And the family have a beautiful new cat, who seems to have a very calm and friendly personality.

Rather than high structure and contrast, I was looking for a softer, more delicate image here – something to suit a young girl bathed in window light.  I’ve never used it before but the Gold Toner does it – the result is rather like a sepia tone.

D700 with 105mm Nikkor; 1250 ISO; converted to mono with Silver Efex Pro 2, using the Gold Toner preset.

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ARCHIVE 175 – ON A FARM IN WESTERN KENYA (MONO)

 

 

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Luo people on a farm near Akala, in the far west of Kenya; April 1979.

I love these portraits.  The man is at ease with me and my camera, he knows me well, and in his expression we see nothing contrived, just a calm and direct gaze.  The little boy is nervous, but is being reassured by the man’s closeness – while the little girl’s radiant smile is a delight.

This smile reminds me powerfully of African children in general!  I was often in out of the way areas in Kenya, often far off the well beaten tourist tracks, searching for unusual birdlife.  And I can remember entering villages where white people were only infrequently seen – and being beset by a tide of brightly smiling little children like these, chanting “mazungu, mazungu!” – swahili for “white man, white man!”. 

And sometimes they were so curious to see me, maybe not having had close contact with a european before, that they came and wondered at the pale hair on my pale arms – and touched my arms and head as if they couldn’t quite believe what they were seeing – it was a real, uninhibited examination!

I like children anyway, I vastly enjoy interacting with them – and especially so when they can talk – and these were simply wonderful and fascinating experiences.  And I also want to mention here how friendly Kenyan people were in general, throughout my years there – friendly, hospitable and humorous.

On the negative side of things though, it was on this trip that I first contracted malaria – and that is something truly unpleasant.

OM-1 with 50mm Zuiko; Agfa CT18 colour slide, rated at 64 ISO; converted to mono in Silver Efex Pro.

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ARCHIVE 164 – PORTRAIT OF A LITTLE GIRL (MONO)

 

 

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A  friend, aged two; 30 Aug 2011. 

To say that we value the friendship of this little girl is one of life’s vast understatements.

Click onto the image to see a larger version in a separate window.

D700 with 105mm Nikkor; 12,800 ISO; converted to mono in Silver Efex Pro.

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ARCHIVE 156 – HER VERY FIRST WRITTEN WORDS (MONO)

 

 

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We were visiting friends when their elder daughter, whom we like very much, suddenly started asking her parents about how words are written.  She knew how letters and combinations of letters sound and how they look when written down, but she’d never equated the two before.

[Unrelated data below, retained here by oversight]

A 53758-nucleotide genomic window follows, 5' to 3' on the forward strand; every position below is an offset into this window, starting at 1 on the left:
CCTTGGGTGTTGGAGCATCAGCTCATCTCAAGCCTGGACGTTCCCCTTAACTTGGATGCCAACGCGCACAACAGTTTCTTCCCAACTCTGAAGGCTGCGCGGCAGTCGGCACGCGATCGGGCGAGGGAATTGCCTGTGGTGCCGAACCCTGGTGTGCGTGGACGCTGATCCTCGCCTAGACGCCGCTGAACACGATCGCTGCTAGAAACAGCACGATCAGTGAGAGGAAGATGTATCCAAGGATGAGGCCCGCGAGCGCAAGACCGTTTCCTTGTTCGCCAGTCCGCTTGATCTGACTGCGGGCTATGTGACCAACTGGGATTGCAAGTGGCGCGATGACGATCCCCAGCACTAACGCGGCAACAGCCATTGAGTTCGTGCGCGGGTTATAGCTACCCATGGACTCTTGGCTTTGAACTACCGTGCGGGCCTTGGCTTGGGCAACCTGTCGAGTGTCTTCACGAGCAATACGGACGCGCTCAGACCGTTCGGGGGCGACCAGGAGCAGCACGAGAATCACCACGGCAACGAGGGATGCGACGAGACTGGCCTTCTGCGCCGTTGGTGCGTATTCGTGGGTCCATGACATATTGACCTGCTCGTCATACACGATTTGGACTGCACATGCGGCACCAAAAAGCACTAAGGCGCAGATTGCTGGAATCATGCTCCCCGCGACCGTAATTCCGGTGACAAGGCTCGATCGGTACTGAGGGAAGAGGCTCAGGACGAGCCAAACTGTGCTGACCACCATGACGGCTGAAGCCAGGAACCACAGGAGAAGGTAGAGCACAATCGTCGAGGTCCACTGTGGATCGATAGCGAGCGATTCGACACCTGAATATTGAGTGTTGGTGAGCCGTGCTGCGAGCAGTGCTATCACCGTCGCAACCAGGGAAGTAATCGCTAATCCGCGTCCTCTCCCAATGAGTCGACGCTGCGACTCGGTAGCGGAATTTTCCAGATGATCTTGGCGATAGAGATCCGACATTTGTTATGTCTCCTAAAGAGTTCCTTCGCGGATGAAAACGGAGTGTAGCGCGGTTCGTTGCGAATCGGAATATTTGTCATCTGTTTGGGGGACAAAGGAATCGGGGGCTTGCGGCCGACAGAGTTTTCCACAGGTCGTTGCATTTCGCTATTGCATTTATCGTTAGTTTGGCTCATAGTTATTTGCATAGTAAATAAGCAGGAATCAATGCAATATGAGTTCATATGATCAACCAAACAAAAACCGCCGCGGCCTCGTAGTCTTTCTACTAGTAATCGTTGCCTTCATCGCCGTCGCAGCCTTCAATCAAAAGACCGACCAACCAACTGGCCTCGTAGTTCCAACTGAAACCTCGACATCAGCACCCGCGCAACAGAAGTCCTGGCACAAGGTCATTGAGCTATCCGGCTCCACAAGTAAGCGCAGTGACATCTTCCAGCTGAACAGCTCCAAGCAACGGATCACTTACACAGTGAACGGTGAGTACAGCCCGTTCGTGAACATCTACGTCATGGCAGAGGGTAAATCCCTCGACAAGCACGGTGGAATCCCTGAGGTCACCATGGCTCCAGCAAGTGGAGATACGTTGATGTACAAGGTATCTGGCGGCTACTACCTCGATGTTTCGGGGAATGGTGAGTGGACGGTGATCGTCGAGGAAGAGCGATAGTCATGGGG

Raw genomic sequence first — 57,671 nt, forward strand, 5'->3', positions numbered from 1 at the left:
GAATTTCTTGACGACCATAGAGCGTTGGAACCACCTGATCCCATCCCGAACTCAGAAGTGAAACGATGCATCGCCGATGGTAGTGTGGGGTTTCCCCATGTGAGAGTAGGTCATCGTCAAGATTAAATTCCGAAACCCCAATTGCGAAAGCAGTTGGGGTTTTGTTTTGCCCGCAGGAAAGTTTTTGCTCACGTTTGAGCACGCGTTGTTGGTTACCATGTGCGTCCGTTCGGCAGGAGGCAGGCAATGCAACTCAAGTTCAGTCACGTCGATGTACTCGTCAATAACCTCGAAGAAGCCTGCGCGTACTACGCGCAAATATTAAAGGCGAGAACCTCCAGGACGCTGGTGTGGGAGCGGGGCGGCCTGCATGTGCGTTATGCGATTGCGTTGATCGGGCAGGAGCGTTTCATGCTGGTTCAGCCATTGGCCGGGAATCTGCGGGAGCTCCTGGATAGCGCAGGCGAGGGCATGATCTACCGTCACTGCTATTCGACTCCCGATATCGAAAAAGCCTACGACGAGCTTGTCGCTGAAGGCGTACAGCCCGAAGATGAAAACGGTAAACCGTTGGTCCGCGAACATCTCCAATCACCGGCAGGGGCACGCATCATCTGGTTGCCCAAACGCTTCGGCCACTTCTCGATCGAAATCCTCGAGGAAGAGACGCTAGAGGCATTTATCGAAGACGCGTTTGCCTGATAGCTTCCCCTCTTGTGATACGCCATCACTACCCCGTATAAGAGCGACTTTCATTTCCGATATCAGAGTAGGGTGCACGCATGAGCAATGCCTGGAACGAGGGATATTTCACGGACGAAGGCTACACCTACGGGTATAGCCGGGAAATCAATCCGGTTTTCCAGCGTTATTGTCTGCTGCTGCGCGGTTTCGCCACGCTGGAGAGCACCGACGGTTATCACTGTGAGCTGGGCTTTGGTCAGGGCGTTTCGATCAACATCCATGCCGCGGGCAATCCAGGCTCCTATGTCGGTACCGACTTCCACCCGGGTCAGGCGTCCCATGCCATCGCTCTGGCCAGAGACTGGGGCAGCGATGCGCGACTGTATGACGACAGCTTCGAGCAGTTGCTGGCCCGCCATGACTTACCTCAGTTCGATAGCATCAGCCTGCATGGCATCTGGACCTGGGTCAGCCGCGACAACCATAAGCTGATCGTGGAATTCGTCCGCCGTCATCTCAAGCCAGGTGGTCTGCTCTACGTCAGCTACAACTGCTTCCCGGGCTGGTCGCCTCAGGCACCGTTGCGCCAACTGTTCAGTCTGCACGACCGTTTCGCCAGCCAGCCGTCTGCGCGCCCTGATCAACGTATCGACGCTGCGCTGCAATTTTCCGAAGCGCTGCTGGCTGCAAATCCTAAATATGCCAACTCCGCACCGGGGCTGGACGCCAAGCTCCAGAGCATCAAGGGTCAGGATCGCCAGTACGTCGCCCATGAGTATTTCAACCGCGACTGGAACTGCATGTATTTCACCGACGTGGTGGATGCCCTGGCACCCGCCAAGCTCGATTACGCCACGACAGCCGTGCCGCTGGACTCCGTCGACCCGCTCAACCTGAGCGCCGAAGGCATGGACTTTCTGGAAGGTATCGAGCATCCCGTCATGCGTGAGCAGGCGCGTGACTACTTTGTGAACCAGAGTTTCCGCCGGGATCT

A few words of explanation from her parents and –   to the vast astonishment of everyone present – she just started phonetically pronouncing words and then writing them all over large pieces of scrap paper on the floor!

I had my camera to hand, and a unique occasion was recorded.  This is not a good picture photographically, but in this sort of instance that doesn’t worry me at all – and I love her tentative, slightly doubtful expression.

26 Apr 2009; D700 with 105mm Nikkor; 3200 ISO.

UPDATE: yes, photographically, in technical terms, this is not a good picture.  But it is nevertheless a very valuable picture, and especially so to the girl and her family – here is a fundamental achievement on her part, a fundamental moment in her life.  Which feeds into one of my core beliefs about photography – that by far the most important aspect of an image is its content – have interesting / striking / meaningful content, and the technicalities come a very, very long way second.

So, ok, let’s turn this on its head.  Here’s a meaningful image that is technically imperfect.  Who would rather have a meaningless image that is technically perfect? .
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ARCHIVE 151 – MOTHER AND DAUGHTER, AT A PARTY

 

 

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Mother and daughter, at a party; 24 Mar 2012.

The mother, an old friend, is aware of me and smiling – she and her partner are very happy for me to take photographs of their two daughters, and to have them posted on the internet too.  The girls have wonderful personalities – we can’t get enough of them – and I never forget that, in today’s neurotic society, being able to photograph youngsters in this way is a great freedom, which I enjoy and value immensely.

Here, the mother sees my approach, but her daughter is not aware of me.  Her attention has been caught by something that amuses her but which she’s not sure she should be laughing at – and so she is hiding her smile behind her hand and looking amusedly up from beneath lowered brows.

D700 with 24-120 Nikkor at 120mm; 400 ISO; bounced, diffused flash.

UPDATE: this was first posted three years ago and, with the benefit of hindsight and experience, I have to say that wherever possible I prefer working without the aid of flash.  I must be honest and upfront, and admit that my ignorance of many of flash’s more subtle techniques and nuances most probably contributes to my mediocrity with the genre but, deep down, its natural light that gets to me – unless of course, as was the case here, there is no other alternative.